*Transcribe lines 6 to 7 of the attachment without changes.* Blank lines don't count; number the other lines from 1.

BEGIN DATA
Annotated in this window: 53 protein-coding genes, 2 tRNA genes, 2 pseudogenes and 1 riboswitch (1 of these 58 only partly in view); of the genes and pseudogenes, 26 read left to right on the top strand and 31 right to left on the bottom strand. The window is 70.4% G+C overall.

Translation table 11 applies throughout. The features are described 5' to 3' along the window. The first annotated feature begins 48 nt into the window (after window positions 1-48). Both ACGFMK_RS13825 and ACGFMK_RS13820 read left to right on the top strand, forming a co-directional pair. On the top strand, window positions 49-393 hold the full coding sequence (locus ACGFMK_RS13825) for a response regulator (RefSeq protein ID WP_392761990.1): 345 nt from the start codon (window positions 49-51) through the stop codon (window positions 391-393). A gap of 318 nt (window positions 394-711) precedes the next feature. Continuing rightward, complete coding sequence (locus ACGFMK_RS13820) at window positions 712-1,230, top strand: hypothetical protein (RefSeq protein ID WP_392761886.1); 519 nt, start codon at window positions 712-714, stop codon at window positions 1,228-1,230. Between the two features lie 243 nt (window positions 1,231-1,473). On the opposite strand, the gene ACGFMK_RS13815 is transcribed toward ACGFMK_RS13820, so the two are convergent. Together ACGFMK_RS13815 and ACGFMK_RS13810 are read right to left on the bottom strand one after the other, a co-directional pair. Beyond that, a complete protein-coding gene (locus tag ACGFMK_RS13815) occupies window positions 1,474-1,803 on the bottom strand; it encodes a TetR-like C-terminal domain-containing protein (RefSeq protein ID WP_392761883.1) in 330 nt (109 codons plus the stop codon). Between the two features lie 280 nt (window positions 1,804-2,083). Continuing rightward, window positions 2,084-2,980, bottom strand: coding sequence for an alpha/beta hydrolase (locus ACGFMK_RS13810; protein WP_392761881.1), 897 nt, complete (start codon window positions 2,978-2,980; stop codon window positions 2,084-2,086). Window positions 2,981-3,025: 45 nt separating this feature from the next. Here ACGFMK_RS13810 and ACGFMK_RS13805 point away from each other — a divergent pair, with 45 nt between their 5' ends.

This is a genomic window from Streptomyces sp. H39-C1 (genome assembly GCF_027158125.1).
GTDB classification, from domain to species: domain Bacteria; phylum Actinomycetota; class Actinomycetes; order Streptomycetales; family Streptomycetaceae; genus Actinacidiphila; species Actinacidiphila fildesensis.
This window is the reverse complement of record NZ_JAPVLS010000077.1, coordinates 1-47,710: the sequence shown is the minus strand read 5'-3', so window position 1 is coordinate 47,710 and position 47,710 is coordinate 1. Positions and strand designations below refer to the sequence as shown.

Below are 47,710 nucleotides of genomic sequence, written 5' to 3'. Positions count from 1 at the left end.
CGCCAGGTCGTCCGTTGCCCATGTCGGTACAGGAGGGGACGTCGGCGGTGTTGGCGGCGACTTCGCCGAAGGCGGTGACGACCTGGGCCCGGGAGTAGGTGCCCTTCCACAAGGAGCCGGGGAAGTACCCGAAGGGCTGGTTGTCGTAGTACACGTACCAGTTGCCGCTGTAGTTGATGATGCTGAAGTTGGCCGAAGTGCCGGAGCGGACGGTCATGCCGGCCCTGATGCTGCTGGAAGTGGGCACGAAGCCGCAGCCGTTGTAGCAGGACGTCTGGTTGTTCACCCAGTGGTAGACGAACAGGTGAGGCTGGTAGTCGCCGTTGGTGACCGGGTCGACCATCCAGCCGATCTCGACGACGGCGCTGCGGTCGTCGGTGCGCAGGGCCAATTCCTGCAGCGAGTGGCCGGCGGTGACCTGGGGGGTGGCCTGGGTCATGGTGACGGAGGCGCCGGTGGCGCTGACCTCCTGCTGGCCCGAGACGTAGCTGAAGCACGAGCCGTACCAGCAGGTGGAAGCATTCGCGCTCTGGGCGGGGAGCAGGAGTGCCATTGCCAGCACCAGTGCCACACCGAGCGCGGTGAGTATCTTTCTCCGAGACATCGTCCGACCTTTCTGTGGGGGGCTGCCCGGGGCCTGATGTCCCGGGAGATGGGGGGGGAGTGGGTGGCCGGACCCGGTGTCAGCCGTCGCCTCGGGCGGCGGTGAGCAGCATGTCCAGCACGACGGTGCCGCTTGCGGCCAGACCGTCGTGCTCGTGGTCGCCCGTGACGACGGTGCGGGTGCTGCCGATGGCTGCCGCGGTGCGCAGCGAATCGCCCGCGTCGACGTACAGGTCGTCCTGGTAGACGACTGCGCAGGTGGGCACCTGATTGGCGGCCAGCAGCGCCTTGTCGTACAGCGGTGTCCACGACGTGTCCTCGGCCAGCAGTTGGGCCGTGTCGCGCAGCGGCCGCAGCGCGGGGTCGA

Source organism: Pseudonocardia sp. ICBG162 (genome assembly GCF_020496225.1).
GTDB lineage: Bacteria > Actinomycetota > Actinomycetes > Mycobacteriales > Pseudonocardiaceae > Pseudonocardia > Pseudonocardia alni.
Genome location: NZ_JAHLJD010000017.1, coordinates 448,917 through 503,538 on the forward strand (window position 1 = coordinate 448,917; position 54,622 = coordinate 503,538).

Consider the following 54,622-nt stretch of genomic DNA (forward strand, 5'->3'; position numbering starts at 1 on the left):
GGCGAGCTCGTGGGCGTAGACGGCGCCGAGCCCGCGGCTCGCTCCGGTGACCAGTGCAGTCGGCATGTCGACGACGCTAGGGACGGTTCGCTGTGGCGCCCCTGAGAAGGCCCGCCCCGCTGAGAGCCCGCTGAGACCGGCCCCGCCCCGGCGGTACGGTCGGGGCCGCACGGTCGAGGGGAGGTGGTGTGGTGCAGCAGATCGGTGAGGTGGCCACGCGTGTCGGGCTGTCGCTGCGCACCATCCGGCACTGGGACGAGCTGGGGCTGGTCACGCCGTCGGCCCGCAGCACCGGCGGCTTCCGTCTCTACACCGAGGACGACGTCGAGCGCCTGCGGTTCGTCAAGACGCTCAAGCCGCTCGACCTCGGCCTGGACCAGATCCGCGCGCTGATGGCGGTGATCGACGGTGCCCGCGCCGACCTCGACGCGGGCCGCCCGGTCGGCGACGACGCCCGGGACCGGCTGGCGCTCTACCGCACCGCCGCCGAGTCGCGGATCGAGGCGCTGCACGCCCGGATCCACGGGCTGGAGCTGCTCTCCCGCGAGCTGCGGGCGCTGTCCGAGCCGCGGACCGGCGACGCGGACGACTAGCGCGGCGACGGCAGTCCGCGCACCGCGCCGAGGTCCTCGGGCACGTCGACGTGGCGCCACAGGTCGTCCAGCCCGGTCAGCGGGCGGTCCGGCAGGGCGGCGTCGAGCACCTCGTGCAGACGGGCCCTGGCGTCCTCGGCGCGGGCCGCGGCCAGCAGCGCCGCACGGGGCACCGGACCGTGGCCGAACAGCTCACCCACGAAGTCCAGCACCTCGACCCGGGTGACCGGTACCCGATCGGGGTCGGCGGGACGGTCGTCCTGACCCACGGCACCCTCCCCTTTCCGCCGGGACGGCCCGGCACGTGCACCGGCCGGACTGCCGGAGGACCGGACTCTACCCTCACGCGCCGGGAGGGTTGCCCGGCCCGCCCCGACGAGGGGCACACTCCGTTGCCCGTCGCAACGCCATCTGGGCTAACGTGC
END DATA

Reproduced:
Below are 47,710 nucleotides of genomic sequence, written 5' to 3'. Positions count from 1 at the left end.
CGCCAGGTCGTCCGTTGCCCATGTCGGTACAGGAGGGGACGTCGGCGGTGTTGGCGGCGACTTCGCCGAAGGCGGTGACGACCTGGGCCCGGGAGTAGGTGCCCTTCCACAAGGAGCCGGGGAAGTACCCGAAGGGCTGGTTGTCGTAGTACACGTACCAGTTGCCGCTGTAGTTGATGATGCTGAAGTTGGCCGAAGTGCCGGAGCGGACGGTCATGCCGGCCCTGATGCTGCTGGAAGTGGGCACGAAGCCGCAGCCGTTGTAGCAGGACGTCTGGTTGTTCACCCAGTGGTAGACGAACAGGTGAGGCTGGTAGTCGCCGTTGGTGACCGGGTCGACCATCCAGCCGATCTCGACGACGGCGCTGCGGTCGTCGGTGCGCAGGGCCAATTCCTGCAGCGAGTGGCCGGCGGTGACCTGGGGGGTGGCCTGGGTCATGGTGACGGAGGCGCCGGTGGCGCTGACCTCCTGCTGGCCCGAGACGTAGCTGAAGCACGAGCCGTACCAGCAGGTGGAAGCATTCGCGCTCTGGGCGGGGAGCAGGAGTGCCATTGCCAGCACCAGTGCCACACCGAGCGCGGTGAGTATCTTTCTCCGAGACATCGTCCGACCTTTCTGTGGGGGGCTGCCCGGGGCCTGATGTCCCGGGAGATGGGGGGGGAGTGGGTGGCCGGACCCGGTGTCAGCCGTCGCCTCGGGCGGCGGTGAGCAGCATGTCCAGCACGACGGTGCCGCTTGCGGCCAGACCGTCGTGCTCGTGGTCGCCCGTGACGACGGTGCGGGTGCTGCCGATGGCTGCCGCGGTGCGCAGCGAATCGCCCGCGTCGACGTACAGGTCGTCCTGGTAGACGACTGCGCAGGTGGGCACCTGATTGGCGGCCAGCAGCGCCTTGTCGTACAGCGGTGTCCACGACGTGTCCTCGGCCAGCAGTTGGGCCGTGTCGCGCAGCGGCCGCAGCGCGGGGTCGA